Porridge: Which Oats?

Porridge: Which Oats?

Now I know you can make porridge with all sorts of grains, but here we are talking porridge made with oats, and in oat porridge the most important ingredient is… oats. To make really great porridge you have to get your oats right. 

You can buy oats in various guises: oatmeal, rolled oats, sprouted oats… they are all whole grain oats but they are processed differently. 

Oatmeal

Oatmeal is made by simply chopping oat groats up: you can get coarse, medium and fine oatmeal which describes the size of the bits. Coarse oatmeal takes a long time to cook: I’ve found that even with an overnight soak it takes around 20 minutes or more on the hob to cook up to porridge, and even then it retains its chewy texture and it’s hard to make it thicken. Fine oatmeal, on the other hand, cooks more quickly: just a few minutes in the microwave or on the hob. The resulting porridge is creamy and smooth.

Fine oatmeal

Medium oatmeal is somewhere in between: it takes about 15 minutes in a pan to cook up and the result is a textured, yet creamy, porridge. If you pre-soak medium oatmeal it only needs a few minutes in the microwave.

Medium oatmeal

To tailor your porridge texture you can mix together different grades of oatmeal. A little fine oatmeal in with your coarse or medium oatmeal will add creaminess whilst retaining some bite.

Rolled Oats

Rolled oats are your standard porridge oats that you find in every supermarket. They are pre-steamed, rolled then dried, and the amount of cooking they require depends on the amount of steaming and the size of the flakes: in general the larger the flakes, the longer the cooking time and the more texture you get. However the texture you get from rolled oats is not the same as the texture you get from oatmeal: rolled oats are less chewy than oatmeal, slightly more floury. I actually prefer them.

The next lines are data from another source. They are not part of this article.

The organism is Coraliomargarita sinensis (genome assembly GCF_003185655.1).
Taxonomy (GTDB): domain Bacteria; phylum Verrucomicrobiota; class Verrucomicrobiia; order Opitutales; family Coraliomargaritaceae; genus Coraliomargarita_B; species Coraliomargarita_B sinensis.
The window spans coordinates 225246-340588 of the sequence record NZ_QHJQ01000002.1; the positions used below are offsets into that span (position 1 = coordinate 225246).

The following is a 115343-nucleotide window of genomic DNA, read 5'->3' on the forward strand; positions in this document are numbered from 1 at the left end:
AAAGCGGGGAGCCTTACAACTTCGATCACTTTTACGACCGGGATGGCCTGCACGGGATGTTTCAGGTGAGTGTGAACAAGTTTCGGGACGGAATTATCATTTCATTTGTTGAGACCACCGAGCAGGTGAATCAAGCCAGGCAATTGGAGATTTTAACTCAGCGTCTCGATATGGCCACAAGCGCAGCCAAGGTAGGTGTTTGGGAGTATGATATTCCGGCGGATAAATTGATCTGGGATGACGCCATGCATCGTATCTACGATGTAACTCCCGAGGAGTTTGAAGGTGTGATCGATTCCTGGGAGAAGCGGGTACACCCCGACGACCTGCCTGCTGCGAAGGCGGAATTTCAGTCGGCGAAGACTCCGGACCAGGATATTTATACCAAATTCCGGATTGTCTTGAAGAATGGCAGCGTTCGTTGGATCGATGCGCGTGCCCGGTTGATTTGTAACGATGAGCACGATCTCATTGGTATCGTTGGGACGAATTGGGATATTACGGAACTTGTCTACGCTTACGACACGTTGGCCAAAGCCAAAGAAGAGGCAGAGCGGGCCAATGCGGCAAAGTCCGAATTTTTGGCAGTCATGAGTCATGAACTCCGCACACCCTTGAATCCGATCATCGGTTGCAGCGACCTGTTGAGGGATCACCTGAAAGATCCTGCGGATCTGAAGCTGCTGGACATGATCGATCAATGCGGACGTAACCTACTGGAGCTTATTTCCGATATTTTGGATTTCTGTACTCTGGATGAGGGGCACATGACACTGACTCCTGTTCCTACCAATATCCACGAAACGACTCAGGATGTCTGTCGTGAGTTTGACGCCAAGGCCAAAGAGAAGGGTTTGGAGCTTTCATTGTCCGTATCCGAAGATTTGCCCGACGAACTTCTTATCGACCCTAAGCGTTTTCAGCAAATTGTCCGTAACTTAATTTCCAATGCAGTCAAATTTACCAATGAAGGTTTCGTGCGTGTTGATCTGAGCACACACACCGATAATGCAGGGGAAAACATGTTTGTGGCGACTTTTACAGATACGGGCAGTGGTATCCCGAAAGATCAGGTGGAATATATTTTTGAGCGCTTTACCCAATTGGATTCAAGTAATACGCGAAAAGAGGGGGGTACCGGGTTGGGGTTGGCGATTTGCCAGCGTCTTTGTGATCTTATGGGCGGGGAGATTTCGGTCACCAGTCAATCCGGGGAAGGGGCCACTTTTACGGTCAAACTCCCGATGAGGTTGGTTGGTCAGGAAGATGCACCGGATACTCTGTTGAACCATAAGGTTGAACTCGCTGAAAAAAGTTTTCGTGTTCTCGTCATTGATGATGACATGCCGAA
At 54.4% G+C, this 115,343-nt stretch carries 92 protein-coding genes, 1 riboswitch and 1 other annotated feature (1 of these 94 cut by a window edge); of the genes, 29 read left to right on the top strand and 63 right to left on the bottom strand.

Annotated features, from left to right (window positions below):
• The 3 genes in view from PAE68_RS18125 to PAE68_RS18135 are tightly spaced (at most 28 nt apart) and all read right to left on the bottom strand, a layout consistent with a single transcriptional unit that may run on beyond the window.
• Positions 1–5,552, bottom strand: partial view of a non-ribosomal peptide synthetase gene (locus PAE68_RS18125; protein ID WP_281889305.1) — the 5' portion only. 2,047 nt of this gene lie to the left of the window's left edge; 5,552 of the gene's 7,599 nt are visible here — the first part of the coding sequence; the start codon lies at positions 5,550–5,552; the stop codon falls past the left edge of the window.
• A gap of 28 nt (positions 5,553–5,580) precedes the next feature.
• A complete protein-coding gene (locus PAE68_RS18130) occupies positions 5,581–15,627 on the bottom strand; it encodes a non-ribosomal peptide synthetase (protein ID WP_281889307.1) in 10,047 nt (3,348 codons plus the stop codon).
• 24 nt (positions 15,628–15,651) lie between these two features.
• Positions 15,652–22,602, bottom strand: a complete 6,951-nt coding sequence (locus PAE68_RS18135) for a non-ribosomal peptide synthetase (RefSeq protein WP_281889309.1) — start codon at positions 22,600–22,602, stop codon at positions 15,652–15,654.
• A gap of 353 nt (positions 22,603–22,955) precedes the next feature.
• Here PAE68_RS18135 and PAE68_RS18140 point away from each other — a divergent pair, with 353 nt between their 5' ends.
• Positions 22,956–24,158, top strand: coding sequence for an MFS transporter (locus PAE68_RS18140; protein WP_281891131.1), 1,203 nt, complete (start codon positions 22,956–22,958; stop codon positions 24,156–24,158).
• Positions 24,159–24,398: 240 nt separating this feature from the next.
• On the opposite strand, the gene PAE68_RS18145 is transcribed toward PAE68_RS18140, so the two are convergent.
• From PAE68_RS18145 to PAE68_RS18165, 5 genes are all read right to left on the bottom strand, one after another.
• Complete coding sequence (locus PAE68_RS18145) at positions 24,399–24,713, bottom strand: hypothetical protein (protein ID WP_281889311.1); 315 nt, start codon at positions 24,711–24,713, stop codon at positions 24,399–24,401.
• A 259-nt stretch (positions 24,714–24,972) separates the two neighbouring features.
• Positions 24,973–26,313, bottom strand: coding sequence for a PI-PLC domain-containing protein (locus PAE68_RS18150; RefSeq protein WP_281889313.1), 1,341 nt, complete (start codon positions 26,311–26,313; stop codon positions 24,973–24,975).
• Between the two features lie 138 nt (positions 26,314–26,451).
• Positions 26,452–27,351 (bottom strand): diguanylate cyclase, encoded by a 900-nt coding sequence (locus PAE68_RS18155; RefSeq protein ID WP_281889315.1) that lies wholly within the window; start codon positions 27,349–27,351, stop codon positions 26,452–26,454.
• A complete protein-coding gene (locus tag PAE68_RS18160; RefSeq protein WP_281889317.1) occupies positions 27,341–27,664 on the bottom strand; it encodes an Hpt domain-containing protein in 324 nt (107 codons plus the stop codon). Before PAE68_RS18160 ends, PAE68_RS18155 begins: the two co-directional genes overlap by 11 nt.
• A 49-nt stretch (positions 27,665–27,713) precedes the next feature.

Regular rolled oats

Sprouted Oats

Sprouted oats are partially germinated, rolled then dried. I’d say they behave somewhere between coarse oatmeal and rolled oats: they are raw like oatmeal and so require quite a bit of cooking, but are rolled into flakes like rolled oats, which increases their surface area and makes them more absorbent than oatmeal. If you cook them straight off they take ages to soften, they remain chewy like coarse oatmeal, and they never really go thick; but if you soak them first all they need is a minute or so in the microwave and they turn into the most thick, wholesome, rustic, creamy yet textured porridge you’ve ever experienced! Not only that but the sprouting process changes their flavour: they are nuttier and more complex than non-sprouted oats, with a slight tang: not an unpleasant tang like they’ve gone off, but a savoury flavour that’s difficult to describe. Sprouted oats are expensive but they are the gold standard of porridge in my opinion.

Left: non-soaked sprouted oats cooked for an hour in a pan
Right: soaked sprouted oats cooked for 90 sec in the microwave



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